Academy director Dan Hohensee thought that the project was worth it, though, and was excited to take on the challenge: “I kind of feel like the blue-collar lunchpail guy that has the opportunity to move up a little bit from the classroom to the office,” he said. “It’s getting called to the office for the right reason.”
If you aren’t familiar with the Career Academy, it’s a pretty exciting new venture. A joint work between Lincoln Public Schools and Southeast Community college, “the goal of TCA is to provide academic and real world experiences to high school juniors and seniors through high school and dual credit courses in 16 different career pathways.”
The way it works is that students attend TCA for two hours a day while continuing to take their courses back at their home high school. Best of all? Transportation in the LPS district is provided, books are free, and tuition is free through scholarships or paid at 50% discount to the regular SCC charge. As The Lincoln Journal-Star reports, the academy has faced a variety of successes, and of course challenges, thus far in their two month journey. “I think (the biggest challenge was just finding out what it was going to look like with kids in the facility,” said Hohensee.
With big dreams of offering high school juniors and seniors real-life experiences, internships, and dual credit courses, LPS also planned to offer introductory courses and broaden its career education curriculum. When the building opened two months ago, it was actually still under construction. Students who had planned on entering the welding, construction, culinary foundations, and precision machining pathways had no equipment to work on for three to six weeks. “I think it was just hardest for those kids. Those kids came to do some hands-on, real-world kinds of things and they ended up in the classroom,” Hohensee explains.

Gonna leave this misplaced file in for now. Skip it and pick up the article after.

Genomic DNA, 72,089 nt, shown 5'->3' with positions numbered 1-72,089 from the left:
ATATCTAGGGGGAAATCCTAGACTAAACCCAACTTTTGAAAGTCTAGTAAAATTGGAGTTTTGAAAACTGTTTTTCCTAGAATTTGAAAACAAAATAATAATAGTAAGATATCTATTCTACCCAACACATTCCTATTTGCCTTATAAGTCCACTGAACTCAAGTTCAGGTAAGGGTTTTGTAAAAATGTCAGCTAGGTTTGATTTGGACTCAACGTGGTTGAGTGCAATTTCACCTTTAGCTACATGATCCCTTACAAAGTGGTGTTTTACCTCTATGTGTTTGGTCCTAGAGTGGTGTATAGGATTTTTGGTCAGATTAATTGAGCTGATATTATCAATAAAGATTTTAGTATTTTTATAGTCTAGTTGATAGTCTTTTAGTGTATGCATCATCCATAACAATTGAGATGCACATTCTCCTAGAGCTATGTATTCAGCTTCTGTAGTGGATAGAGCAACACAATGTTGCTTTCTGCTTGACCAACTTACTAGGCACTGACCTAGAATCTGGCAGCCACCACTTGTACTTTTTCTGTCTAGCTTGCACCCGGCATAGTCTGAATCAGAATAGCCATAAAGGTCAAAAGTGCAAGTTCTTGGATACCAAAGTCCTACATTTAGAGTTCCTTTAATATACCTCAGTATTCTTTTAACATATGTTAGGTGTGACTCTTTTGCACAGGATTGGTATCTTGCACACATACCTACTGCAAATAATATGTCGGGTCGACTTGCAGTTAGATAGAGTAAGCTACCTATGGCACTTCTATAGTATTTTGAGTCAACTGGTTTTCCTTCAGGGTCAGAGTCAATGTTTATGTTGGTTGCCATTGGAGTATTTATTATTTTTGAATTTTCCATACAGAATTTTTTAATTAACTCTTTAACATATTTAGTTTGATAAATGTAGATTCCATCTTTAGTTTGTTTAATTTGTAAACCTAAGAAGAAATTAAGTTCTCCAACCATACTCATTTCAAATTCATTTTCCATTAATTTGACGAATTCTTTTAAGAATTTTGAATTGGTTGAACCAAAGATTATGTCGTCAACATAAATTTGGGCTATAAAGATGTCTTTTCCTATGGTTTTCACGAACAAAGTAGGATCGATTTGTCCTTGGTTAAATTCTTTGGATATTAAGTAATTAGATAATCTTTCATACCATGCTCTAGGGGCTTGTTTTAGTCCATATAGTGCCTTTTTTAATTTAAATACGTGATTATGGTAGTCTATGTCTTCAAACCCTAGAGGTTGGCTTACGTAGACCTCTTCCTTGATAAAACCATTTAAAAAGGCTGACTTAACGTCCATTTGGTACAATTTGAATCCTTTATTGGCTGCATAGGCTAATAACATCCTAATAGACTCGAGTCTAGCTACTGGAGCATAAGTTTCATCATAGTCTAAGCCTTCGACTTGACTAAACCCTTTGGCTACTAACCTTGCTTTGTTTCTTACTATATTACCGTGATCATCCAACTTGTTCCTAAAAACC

However, the Career Academy has been able to offer several opportunities that are truly one-of-a-kind. Hohensee tells the Star that field trips are common in the academy, and about 180 businesspeople from more than 130 businesses have helped facilitate over 30 field trips. “It seems like every week a field trip is going or coming,” said Michelle Fonck, who helped start the LPS Entrepreneurship Focus Program. “It’s just been a great connection back out to the community.” Field trips have included Best Buy’s Geek Squad, a nuclear power plant, Hudl, Kawasaki, and more.
As the school continues to grow, the pathways available will work out the kinks and provide outstanding technical education for students. You can learn more about the educational opportunities here, but there’s no other school that provides grade-level education in precision machining, early childhood, construction, health science, info tech, and more. It’s truly unique.
We look forward to seeing this Lincoln gem continue to grow, thrive, and outlast its challenges.
Photo credit: Francis Gardler/Lincoln Journal Star